Campus 365 GDPR Policy

When our clients use Campus 365 for managing their administrative records and arranging learning activities, they often submit individuals’ (e.g., students’, parents’, and teachers’) personal data through Campus 365. In most instances, we act as a processor under the General Data Protection Regulation (GDPR) with regard to such personal data.

If we receive personal data of individuals located in the European Economic Area (EEA), such personal data may be transferred outside the EEA to ensure the operation of Campus 365 and our daily business activities. Such transfers are conducted only for specific purposes, such as hosting, service provision, communication, payment processing, and outsourcing. We do not transfer or use personal data for unlawful purposes that are not permitted by the GDPR and other applicable laws.

To ensure that we process personal data in consistency with the standards of the EEA, we make sure that we comply with the rules of the GDPR that govern international data transfers (Chapter 5 of the GDPR). Below, we explain in detail how we ensure that the personal data processed by us outside the EEA is adequately protected.

Last updated: April 2020

What does the GDPR say?

The GDPR stresses that transfers of personal data from the EEA to third countries outside the EEA require special consideration. According to the GDPR, international transfers may take place only when there is an adequate level of protection to the fundamental right of individuals to data protection. To maintain high standard of privacy protection and to ensure that the level of protection afforded to individuals is not weakened when their data is transferred outside the EEA, the GDPR sets a number of conditions that should be met by companies willing to transfer personal data outside the EEA. If the recipient country is not subject to an adequacy decision by the European Commission, the GDPR requires companies to ensure certain safeguards for the transferred personal data. Articles 46 and 49 of the GDPR list mechanisms that constitute such adequate safeguards, namely:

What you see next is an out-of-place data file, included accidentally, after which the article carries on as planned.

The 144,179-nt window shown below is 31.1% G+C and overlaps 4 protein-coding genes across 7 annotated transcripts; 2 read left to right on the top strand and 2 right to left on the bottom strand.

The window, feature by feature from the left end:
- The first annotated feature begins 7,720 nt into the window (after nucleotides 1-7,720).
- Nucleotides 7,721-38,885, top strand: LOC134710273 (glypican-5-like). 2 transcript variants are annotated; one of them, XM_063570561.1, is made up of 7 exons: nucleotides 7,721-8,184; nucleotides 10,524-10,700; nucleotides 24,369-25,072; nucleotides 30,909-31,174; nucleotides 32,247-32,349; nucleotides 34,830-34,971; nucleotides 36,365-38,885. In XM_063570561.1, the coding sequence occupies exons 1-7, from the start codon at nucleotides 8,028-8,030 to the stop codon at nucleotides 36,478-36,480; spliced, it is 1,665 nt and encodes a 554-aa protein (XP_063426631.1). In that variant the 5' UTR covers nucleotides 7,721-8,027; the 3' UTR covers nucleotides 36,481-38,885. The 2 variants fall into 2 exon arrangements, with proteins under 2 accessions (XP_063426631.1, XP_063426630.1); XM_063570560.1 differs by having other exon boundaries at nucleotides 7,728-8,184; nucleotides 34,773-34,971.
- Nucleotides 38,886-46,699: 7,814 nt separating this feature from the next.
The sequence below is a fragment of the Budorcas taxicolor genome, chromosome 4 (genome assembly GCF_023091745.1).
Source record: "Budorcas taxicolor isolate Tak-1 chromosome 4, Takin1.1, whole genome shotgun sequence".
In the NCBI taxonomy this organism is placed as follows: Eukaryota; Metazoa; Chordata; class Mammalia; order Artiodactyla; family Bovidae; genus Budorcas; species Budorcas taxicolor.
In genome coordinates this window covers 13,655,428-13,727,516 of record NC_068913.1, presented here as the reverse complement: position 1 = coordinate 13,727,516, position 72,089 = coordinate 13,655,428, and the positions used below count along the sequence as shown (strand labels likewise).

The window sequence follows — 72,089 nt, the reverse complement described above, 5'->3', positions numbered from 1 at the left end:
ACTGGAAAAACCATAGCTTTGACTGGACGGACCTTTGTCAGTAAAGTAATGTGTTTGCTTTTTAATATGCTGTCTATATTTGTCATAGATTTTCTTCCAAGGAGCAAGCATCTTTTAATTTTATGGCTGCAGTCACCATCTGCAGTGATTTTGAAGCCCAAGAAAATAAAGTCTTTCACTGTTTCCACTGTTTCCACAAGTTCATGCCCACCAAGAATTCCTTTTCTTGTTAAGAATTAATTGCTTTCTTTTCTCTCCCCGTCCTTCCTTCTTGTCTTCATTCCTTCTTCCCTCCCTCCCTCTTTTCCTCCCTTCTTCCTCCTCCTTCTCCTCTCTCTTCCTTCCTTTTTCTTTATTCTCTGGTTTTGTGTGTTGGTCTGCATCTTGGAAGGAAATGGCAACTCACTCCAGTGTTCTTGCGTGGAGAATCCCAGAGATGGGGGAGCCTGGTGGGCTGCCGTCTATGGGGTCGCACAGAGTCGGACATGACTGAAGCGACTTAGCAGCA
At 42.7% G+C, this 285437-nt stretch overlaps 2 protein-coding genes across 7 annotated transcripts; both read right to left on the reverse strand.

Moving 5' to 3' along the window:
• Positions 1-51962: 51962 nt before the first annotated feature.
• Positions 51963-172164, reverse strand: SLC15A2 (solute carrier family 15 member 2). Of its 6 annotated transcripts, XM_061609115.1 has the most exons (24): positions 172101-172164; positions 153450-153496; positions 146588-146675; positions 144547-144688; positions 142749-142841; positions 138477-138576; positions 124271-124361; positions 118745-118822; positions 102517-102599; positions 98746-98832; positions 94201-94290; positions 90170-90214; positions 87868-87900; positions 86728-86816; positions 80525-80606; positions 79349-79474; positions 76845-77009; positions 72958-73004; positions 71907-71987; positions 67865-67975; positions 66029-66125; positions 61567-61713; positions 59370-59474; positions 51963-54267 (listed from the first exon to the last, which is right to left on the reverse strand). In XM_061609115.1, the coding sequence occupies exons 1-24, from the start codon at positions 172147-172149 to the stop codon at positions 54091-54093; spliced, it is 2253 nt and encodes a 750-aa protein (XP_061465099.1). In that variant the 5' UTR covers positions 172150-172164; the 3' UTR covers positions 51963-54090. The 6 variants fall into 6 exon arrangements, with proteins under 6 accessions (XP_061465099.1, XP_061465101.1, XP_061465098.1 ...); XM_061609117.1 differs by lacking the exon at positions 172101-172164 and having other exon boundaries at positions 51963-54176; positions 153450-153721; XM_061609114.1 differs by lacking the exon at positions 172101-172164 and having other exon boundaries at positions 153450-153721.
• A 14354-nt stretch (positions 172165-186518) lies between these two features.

• Legally binding instruments approved by public authorities and bodies;
  • Binding corporate rules drafted in accordance with the GDPR requirements;
  • Standard data protection clauses approved by the European Commission or an EU Member State’s supervisory body;
  • An approved code of conduct;
  • An approved certification mechanism;
  • Contractual clauses between controllers and processors approved by supervisory authorities; or
  • Data subject’s consent.

How do we ensure compliance?

To ensure that the processing of personal data is carried out in accordance to the highest data protection standards, we use the most frequent mechanism to legitimize international data transfers, namely, the standard contractual clauses (controller to processor) approved by the European Commission (the “SCC”). The data processing agreement that our clients conclude with us (the “DPA”) is based on the SCC and a copy of the SCC is provided as an Exhibit 1 to the DPA. Our DPA is available at Moreover, we comply with all data protection principles listed in the DPA, such as:

  • Processing personal data for limited specific purposes that are compatible with the purpose of transferring;
  • Processing only a proportional amount of personal data;
  • Processing personal data only in accordance with controller’s instructions;
  • Providing details about our processing activities;
  • Providing information to individuals concerned;
  • Implementing appropriate security measures;
  • Allowing individuals to exercise their rights; and
  • Implementing appropriate supervision and enforcement mechanisms

If you have any questions about our data protection practices or would like to receive further details regarding international data transfers, please contact us by email at or by post at E-15/1-A, E-Block, Phase-5, Arhangarh, New Delhi, INDIA.

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